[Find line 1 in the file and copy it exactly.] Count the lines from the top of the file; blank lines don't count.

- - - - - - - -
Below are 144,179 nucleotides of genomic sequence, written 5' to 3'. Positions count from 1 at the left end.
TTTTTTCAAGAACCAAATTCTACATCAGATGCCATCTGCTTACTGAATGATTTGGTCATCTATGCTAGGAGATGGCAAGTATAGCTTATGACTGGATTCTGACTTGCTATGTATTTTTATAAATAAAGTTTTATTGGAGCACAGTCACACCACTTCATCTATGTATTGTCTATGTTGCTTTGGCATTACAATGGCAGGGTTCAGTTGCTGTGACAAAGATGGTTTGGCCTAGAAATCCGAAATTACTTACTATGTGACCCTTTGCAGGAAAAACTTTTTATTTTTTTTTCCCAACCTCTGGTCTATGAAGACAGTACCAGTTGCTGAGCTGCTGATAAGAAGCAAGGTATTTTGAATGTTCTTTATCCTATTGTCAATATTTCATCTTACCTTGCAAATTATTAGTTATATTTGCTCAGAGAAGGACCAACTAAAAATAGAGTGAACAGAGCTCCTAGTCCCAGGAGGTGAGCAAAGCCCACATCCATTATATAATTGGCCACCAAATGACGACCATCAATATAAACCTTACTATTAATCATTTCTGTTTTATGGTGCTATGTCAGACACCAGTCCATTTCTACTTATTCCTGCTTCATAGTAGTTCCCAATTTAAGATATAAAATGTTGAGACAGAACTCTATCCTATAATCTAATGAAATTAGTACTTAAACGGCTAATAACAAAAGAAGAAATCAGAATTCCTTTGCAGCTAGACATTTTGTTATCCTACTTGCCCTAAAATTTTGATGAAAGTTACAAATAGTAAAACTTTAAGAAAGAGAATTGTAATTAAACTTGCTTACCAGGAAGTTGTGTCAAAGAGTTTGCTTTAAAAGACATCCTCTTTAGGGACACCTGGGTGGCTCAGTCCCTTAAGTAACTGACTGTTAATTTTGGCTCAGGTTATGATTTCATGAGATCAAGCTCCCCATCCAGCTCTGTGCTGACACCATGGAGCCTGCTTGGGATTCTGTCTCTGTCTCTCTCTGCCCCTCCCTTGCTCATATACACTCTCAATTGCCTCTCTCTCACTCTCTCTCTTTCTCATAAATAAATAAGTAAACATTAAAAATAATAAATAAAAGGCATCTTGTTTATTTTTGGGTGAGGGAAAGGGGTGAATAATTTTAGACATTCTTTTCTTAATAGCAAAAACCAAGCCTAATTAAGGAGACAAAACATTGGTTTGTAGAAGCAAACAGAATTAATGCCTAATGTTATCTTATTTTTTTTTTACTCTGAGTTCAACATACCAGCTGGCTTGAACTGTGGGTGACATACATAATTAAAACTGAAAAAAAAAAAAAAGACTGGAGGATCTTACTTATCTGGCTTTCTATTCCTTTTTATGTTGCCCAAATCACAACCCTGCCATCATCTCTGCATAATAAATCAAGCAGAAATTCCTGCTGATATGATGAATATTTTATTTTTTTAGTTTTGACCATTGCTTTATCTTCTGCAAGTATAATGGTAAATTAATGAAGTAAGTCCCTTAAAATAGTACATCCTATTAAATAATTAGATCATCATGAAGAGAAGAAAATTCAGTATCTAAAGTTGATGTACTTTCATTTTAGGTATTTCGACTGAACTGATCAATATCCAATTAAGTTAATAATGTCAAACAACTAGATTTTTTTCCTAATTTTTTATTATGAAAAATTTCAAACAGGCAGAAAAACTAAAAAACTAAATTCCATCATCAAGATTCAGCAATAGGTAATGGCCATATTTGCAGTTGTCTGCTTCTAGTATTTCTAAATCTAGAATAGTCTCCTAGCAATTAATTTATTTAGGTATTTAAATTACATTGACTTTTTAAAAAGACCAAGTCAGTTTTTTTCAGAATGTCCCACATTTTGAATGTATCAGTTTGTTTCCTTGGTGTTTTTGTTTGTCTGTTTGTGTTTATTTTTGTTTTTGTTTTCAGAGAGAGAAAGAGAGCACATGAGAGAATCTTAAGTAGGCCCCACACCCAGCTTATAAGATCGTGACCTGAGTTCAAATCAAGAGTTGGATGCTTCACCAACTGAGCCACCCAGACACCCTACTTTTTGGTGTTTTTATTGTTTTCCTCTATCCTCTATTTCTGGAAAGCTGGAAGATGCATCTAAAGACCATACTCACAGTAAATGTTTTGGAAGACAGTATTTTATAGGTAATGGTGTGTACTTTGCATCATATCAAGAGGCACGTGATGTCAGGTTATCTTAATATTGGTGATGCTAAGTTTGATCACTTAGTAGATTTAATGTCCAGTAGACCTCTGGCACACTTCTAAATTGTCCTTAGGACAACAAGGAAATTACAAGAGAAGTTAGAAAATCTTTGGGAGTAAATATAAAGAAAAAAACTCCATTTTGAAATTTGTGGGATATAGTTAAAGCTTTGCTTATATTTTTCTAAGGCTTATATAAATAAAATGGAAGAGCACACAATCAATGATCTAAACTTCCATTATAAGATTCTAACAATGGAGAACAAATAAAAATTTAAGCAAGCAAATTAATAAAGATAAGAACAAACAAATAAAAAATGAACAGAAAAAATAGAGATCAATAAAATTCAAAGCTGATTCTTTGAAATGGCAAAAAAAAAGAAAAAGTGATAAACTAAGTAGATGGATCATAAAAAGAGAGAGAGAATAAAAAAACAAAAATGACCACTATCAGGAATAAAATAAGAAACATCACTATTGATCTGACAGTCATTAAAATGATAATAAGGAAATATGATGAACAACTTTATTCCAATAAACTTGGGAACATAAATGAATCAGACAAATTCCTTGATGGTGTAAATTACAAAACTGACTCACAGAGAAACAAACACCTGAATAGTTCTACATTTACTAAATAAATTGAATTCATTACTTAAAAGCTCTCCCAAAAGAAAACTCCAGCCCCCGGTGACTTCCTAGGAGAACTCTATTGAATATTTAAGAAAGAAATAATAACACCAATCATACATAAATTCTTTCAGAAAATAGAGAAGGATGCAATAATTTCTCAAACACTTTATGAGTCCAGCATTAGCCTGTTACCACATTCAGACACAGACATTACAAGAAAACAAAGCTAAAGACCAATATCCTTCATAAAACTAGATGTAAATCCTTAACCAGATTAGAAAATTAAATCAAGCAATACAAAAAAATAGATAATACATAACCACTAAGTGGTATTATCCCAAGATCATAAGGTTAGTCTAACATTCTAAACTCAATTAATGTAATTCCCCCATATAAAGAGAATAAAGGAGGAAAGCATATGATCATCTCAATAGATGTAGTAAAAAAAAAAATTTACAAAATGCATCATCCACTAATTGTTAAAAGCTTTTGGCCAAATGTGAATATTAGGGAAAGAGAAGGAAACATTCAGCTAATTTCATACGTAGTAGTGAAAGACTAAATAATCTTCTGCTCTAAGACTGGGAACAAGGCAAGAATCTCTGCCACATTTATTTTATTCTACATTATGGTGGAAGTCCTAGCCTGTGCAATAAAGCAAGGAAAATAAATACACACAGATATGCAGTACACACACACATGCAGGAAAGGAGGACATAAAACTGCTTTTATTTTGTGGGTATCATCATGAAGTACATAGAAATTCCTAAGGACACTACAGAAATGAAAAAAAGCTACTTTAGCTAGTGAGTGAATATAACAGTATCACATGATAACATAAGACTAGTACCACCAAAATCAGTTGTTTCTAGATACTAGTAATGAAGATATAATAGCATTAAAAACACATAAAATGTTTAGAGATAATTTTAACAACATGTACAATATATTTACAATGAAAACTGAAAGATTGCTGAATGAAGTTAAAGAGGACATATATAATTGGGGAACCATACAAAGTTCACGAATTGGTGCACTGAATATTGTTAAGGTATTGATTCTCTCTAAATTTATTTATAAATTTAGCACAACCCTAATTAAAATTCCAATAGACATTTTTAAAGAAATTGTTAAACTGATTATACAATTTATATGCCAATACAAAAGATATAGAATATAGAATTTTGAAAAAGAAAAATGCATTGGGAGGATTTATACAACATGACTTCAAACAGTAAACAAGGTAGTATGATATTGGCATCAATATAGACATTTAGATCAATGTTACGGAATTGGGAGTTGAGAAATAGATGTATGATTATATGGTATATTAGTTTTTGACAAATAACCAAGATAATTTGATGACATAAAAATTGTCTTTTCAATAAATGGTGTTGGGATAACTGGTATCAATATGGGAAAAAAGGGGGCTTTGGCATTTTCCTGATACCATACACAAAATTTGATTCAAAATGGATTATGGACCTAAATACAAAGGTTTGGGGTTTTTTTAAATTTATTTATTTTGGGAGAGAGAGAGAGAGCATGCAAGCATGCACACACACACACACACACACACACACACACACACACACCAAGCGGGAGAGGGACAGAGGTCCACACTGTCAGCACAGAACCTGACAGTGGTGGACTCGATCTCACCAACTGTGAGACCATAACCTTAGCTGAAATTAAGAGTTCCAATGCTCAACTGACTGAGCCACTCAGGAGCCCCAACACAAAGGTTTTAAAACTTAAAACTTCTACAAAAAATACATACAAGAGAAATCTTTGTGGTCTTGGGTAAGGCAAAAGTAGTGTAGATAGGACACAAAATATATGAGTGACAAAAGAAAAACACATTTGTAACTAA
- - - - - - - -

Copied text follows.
Below are 144,179 nucleotides of genomic sequence, written 5' to 3'. Positions count from 1 at the left end.